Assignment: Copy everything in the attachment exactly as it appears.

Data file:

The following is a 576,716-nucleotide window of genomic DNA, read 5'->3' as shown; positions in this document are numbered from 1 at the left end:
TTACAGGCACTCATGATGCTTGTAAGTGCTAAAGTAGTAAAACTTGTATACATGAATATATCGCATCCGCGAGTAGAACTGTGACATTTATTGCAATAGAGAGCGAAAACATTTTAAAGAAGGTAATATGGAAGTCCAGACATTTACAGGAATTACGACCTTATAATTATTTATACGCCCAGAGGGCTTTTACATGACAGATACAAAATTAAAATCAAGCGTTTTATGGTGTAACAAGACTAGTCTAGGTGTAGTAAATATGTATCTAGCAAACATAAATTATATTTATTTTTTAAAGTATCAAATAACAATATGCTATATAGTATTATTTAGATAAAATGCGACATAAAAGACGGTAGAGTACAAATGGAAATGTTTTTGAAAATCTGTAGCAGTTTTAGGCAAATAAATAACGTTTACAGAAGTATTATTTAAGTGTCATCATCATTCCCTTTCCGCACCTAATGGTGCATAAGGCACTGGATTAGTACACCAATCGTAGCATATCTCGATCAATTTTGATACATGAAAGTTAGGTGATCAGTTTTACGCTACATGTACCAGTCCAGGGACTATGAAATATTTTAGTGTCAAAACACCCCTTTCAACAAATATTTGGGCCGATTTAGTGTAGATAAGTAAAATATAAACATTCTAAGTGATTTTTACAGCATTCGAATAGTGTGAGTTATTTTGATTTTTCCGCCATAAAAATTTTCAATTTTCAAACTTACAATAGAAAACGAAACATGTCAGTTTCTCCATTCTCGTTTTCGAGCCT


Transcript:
The following is a 576,716-nucleotide window of genomic DNA, read 5'->3' as shown; positions in this document are numbered from 1 at the left end:
TTACAGGCACTCATGATGCTTGTAAGTGCTAAAGTAGTAAAACTTGTATACATGAATATATCGCATCCGCGAGTAGAACTGTGACATTTATTGCAATAGAGAGCGAAAACATTTTAAAGAAGGTAATATGGAAGTCCAGACATTTACAGGAATTACGACCTTATAATTATTTATACGCCCAGAGGGCTTTTACATGACAGATACAAAATTAAAATCAAGCGTTTTATGGTGTAACAAGACTAGTCTAGGTGTAGTAAATATGTATCTAGCAAACATAAATTATATTTATTTTTTAAAGTATCAAATAACAATATGCTATATAGTATTATTTAGATAAAATGCGACATAAAAGACGGTAGAGTACAAATGGAAATGTTTTTGAAAATCTGTAGCAGTTTTAGGCAAATAAATAACGTTTACAGAAGTATTATTTAAGTGTCATCATCATTCCCTTTCCGCACCTAATGGTGCATAAGGCACTGGATTAGTACACCAATCGTAGCATATCTCGATCAATTTTGATACATGAAAGTTAGGTGATCAGTTTTACGCTACATGTACCAGTCCAGGGACTATGAAATATTTTAGTGTCAAAACACCCCTTTCAACAAATATTTGGGCCGATTTAGTGTAGATAAGTAAAATATAAACATTCTAAGTGATTTTTACAGCATTCGAATAGTGTGAGTTATTTTGATTTTTCCGCCATAAAAATTTTCAATTTTCAAACTTACAATAGAAAACGAAACATGTCAGTTTCTCCATTCTCGTTTTCGAGCCT